At 0:53 there is a short build to a small crescendo - the kind that Tortoise was (is?) fond of and that brought me so much joy as a teenager. Impeccably arranged; a violin, a rhodes and a guitar playing at being a mandolin bring the song to a conclusion. [Buy/Info]


Fred Neil with Gram Parsons - "You Don't Miss Your Water"

Fred Neil and Gram Parsons sing about not knowing what you got til it's gone. Despite the abrasive blues-style, big bend acoustic guitar playing in the left channel, and the low mix of Parsons's voice, this still emerges as a simple, felt and trenchant song of regret. [Buy]

Posted by Jordan at 12:10 PM | Comments (6)

September 20, 2005

Handsomeboy Technique and a drowning

Handsomeboy Technique - "Season of Young Mouss". It was strange enough when the Go! Team exploded into my life last year, a joyous ragamuffin music I had never even conceived of before. But imagine my surprise when I discover that there's another band baking the cupcakes that the Go! Team have been selling, a rival team of Eighties bricoleurs and nostalgic twee-sters. And they're from Japan.

Yes, Handsomeboy Technique are gloriously doubledutching and furiously dancing, all of it garnished with a cherry-faced naivete, a childish pep. "Season of Young Mouss" has jazz flute breaks and spoken-word sampling, gamelan and rap and a "duh dit-dit doo" songline. It's fantastic, really, and Adelie Land deserves to be sitting on the top of cool-kid playlists across the land. There's a little more dance-music to "Season of Young Mouss" than on most Go! Team gunk, but surely that's a good thing when you feel like dancing. (Besides, tracks like "Adelie Coast Waltz" offer peachy-and-wistful alternatives.)

I can find almost nothing in English that has been written about Handsomeboy Technique. So honestly, we'd better get started.



King Creosote - "Grace". On October 3, Full Time Hobby release Dream Brother, a tribute to Jeff and Tim Buckley. The contributors are first-rate, from Sufjan to Micah P Hinson, Kathryn Williams to Adem, Matthew Herbert and the Magic Numbers. I'm not convinced that many of them achieve what they hoped - the Buckleys' originals shine a little too bright to be eclipsed (or even clouded), - but it's interesting to hear them try. I really enjoy Matthew Herbert & Dani Siciliano's take on "Everybody Here Wants You", and Sufjan is appropriately tender, but really it's King Creosote who steals the show.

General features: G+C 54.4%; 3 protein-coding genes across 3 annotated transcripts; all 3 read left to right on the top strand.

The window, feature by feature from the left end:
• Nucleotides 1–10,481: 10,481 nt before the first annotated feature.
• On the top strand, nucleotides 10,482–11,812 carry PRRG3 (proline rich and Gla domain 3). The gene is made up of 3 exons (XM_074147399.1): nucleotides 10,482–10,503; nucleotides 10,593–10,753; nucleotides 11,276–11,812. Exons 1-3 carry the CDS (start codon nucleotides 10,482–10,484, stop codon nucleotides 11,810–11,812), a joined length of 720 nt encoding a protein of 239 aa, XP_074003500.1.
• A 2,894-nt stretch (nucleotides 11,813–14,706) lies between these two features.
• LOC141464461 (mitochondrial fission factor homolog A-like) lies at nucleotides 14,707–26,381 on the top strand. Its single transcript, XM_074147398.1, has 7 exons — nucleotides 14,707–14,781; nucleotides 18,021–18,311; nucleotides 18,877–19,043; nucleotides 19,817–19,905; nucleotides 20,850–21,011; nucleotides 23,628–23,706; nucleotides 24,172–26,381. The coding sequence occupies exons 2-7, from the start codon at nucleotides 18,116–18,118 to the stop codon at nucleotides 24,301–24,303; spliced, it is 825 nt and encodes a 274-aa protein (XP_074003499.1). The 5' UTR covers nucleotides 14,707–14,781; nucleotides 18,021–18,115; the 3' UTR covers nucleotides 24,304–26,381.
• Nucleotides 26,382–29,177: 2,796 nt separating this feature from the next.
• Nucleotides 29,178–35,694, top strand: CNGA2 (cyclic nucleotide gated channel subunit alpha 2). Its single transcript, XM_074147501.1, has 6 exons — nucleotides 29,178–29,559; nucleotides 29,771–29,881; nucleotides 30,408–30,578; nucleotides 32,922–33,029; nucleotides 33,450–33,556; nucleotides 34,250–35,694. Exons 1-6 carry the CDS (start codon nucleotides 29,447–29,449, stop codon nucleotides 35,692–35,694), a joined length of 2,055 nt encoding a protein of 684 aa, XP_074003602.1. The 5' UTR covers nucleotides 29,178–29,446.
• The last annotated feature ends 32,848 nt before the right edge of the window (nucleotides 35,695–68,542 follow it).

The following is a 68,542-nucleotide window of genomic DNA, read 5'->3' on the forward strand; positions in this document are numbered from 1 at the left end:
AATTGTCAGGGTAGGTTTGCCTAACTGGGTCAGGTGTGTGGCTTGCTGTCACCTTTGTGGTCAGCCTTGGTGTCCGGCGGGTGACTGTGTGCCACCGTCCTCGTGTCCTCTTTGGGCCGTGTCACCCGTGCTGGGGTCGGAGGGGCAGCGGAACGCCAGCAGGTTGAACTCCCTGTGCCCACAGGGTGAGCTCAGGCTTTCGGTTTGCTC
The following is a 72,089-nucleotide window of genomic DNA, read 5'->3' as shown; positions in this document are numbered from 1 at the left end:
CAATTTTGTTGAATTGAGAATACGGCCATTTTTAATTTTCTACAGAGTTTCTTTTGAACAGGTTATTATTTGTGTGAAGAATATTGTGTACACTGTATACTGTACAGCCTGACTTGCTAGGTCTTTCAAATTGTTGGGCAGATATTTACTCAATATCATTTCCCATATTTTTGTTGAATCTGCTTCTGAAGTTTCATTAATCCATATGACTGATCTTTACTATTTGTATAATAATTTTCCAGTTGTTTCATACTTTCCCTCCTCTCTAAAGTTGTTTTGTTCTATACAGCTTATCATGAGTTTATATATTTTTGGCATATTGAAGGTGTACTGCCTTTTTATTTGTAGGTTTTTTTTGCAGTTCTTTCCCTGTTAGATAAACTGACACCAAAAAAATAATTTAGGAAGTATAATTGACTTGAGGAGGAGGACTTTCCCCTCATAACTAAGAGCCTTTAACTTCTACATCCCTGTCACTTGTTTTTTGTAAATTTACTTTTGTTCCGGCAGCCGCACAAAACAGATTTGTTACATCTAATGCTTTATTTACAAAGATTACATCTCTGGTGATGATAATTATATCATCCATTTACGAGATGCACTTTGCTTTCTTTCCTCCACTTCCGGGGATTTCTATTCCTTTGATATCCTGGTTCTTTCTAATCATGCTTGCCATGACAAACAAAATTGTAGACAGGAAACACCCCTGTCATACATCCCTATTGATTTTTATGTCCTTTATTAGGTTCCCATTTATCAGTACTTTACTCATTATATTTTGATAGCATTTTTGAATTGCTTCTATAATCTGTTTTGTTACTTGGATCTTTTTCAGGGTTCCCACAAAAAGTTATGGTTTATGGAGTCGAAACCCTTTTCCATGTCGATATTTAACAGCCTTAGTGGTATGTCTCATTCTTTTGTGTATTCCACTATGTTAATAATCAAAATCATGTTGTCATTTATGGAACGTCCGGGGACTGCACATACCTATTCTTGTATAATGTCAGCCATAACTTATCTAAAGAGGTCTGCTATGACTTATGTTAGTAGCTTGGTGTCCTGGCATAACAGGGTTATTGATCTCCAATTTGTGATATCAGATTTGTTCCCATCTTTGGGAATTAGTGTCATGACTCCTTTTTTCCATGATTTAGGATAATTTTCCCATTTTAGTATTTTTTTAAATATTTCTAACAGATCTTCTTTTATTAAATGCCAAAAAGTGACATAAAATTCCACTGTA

This is unexpected. "Grace" is my favourite song by either Buckley, and it didn't seem likely I'd hear a cover which felt anything but redundant. Let alone a cover with accordion. But here we are.

King Creosote's made something dark as sea-water. His "Grace" has a Siren's eyes, her smile. The menace of the lyrics is plain, here; there's no missing the macabre promise that the narrator makes. No missing the way he sings of his love, his anaesthetised indifference to her sorrow. Creosote's had just enough wine for his voice to tilt with the demands of the song. His accordion's been polished. Carrion birds are circling. Oh aye, it will be a waltz - but a dead man's waltz, beautiful as a good drowning.



Also at StG -

I do hope you saw Dan's fantastic post yesterday, and I must also point you to the gorgeous Roy Harper track that Jordan posted on Friday.

Elsewhere -

At Tuwa's Shanty, listen to the powdered-sugar dumb-and-happy trot of "Sunday Morning", by Billy Preston.

"We, Emmanuel Light, Love Ocean", by the Inconsolable, is one of those instrumentals of such circular sadness that you could curl up with it and spend an afternoon of melancholy.

Calexico's Elliott Smith cover, at Chromewaves (look on the left sidebar), is surprisingly good [if a little traditional]. I am not usually a Calexico fan.

If you liked the Gareth Auden-Hole song I posted a month ago, he's got more up here. Rattle-creaking, flowering folk-pop.

Catch vids of the recent Arcade Fire appearances with Bowie on Fashion Rocks, and on Letterman, at Smudge of Ashen Fluff.

And a hearty, heartful, heartfelt first-time happy birthday to the lovely Svetlana Citta Bilerman. Welcome to the big ole' world.

Posted by Sean at 3:00 AM | Comments (9)

September 19, 2005

The Suicide Song

This is the story of a song that causes people to commit suicide. Hungarian composer Reszo Seress wrote the song Gloomy Sunday, apparently while depressed and during an actual gloomy Sunday, and soon after people started turning up dead.

Artie Shaw (with vocalist) - "Gloomy Sunday"